The Falkirk Wheel is the only rotating boat lift in the world. It’s a glorious example of someone taking something that could have been mundane and quotidian and instead creating a lovely, stylish solution.
The centre of Scotland is crossed by two canals. In their heyday they were joined by a flight of 13 locks. But by the 1930s the heyday was long past and the locks were filled in a built upon. Jump forward to the 1990s when people are casting about for ways to spend the largess generated by the national lottery. Rejuvenating the canals was one project settled upon. The canals were cleared and at Falkirk they were joined by an innovative lift.
The lift is made up of two enormous arms which rotate around a central spindle. Each arm has a huge gondola on a binnacle. A boat drives into the gondola, gates are closed tapping the boat and the surrounding water. The arms rotate. Half a million litres of water plus boats are raised, or lowered, by some 30 metres. The arms lock back in the perpendicular position and the boats drive out. Apart from the wonderful expression of style captured in this great engineering solution, the thing that amazed us is that the power used in performing this raising and lowering trick is equivalent to boiling eight kettles.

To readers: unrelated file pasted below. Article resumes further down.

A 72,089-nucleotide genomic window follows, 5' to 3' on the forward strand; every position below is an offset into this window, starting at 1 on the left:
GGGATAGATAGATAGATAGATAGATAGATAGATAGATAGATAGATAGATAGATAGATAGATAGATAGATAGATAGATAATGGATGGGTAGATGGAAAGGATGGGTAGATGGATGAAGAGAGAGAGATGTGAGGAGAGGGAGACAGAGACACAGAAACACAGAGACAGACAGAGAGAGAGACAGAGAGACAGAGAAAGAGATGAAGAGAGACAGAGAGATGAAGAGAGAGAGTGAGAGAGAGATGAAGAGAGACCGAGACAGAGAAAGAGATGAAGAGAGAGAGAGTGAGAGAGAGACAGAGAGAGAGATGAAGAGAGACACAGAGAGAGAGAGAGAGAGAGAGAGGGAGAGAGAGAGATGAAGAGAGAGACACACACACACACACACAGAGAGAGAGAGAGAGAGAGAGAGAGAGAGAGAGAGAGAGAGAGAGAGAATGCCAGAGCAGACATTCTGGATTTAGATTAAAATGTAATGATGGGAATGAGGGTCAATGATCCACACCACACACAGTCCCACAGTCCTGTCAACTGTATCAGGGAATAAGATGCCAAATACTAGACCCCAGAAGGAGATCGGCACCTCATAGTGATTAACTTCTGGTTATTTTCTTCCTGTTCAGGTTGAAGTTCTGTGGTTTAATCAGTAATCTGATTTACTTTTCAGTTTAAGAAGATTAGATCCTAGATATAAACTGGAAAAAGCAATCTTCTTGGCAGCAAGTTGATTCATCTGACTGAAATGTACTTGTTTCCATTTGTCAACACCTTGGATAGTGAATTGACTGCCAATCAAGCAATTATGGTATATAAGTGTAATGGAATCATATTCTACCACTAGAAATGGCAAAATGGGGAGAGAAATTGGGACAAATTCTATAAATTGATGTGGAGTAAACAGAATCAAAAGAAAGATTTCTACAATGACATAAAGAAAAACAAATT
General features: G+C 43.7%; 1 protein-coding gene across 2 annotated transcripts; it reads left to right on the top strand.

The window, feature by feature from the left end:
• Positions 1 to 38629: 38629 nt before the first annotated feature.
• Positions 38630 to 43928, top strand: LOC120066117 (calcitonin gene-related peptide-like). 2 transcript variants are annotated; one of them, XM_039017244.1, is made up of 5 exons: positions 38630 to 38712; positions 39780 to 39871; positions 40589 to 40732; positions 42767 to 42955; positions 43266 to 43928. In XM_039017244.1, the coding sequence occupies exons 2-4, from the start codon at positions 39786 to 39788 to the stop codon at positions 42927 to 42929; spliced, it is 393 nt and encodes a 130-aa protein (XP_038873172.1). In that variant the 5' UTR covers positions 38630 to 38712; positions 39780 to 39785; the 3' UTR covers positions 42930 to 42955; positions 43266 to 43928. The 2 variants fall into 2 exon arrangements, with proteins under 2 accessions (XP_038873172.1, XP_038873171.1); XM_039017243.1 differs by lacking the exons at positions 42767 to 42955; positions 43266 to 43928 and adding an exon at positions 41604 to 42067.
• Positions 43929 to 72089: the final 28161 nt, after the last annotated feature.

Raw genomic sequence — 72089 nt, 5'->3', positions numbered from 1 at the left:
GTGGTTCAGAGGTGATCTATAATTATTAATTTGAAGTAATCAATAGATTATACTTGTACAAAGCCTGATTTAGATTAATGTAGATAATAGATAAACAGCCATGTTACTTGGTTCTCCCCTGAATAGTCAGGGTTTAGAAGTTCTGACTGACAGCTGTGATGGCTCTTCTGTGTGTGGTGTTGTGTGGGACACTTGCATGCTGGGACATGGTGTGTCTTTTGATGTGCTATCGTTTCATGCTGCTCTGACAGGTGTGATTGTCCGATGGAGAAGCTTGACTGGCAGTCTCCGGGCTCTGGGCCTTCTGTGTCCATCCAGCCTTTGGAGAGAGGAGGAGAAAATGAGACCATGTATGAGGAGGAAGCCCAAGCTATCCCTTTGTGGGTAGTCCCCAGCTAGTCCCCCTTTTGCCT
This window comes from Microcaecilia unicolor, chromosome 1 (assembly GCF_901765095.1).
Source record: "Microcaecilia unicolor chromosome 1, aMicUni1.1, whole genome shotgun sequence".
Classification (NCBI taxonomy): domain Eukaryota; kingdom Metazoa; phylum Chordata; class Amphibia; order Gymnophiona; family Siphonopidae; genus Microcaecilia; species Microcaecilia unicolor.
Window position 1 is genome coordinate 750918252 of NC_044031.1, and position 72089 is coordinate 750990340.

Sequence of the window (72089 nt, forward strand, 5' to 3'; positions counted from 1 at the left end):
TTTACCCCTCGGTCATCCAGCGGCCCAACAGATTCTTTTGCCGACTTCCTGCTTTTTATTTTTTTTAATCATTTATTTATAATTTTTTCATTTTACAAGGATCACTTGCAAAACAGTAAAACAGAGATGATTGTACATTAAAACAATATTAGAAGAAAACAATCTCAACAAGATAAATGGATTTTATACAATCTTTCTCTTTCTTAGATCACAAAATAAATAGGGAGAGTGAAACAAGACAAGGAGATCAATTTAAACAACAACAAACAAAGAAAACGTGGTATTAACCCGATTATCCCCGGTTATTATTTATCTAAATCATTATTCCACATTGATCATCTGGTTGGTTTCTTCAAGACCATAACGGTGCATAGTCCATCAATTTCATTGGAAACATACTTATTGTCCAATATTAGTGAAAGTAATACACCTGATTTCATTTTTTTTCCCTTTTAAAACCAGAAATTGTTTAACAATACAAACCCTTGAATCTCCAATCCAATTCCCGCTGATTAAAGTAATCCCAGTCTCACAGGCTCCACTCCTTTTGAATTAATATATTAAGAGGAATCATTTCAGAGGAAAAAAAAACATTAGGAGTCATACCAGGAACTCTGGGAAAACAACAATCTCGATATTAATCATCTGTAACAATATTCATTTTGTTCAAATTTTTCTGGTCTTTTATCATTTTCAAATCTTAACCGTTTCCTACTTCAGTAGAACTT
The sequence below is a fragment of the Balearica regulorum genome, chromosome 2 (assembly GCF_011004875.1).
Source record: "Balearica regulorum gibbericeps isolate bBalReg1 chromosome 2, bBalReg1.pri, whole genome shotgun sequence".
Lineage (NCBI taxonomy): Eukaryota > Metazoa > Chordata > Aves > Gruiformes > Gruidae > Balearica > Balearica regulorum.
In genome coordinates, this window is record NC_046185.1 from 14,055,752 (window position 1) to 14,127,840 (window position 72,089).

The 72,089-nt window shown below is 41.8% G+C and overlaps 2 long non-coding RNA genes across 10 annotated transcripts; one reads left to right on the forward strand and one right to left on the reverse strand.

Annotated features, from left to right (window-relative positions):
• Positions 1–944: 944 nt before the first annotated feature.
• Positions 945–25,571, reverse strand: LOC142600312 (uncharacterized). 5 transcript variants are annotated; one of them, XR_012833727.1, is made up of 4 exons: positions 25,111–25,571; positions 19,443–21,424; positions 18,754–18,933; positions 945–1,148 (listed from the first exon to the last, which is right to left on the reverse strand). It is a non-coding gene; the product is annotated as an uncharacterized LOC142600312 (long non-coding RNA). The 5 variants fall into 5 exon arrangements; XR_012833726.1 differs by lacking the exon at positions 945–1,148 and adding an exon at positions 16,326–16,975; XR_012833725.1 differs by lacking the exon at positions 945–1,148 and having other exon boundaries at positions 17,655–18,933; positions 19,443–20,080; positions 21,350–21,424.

We went up, or round, the wheel in a tour boat. I’m glad we did it, but can’t recommend it. It’s an over-priced tourist trap of an experience, which had the boys almost asleep. If we were there again we’d just walk up for the view. As a place to visit, though, the Wheel was great. Apart from the Wheel, there are two great playgrounds and some pretty walks.
The Falkirk Wheel does not quite reach up to the level necessary to join the canals up. At the top there is an aqueduct, a tunnel and then two more traditional locks. This is all to protect the Antonine Wall and Rough Fort. The wall and fort are the remnants of an ambitious Roman attempt to hold the Caledonians back North of Hadrian’s Wall. The attempt lasted all of 20 years, but the traces of their efforts are still clear 2000 years later.
Callum for the purposes of demonstration became the Scots while Declan was the Romans. Each represented whole groups (Cal a hoard, Dec an organized legion). They proceeded to battle all over the fort and all the way back down the walk to the base of the hill. We’re calling it a draw as the war only ended, in spite of Declan calling in a mounted Legion of reinforcements, when parental patience ended and the two sides were forcibly separated.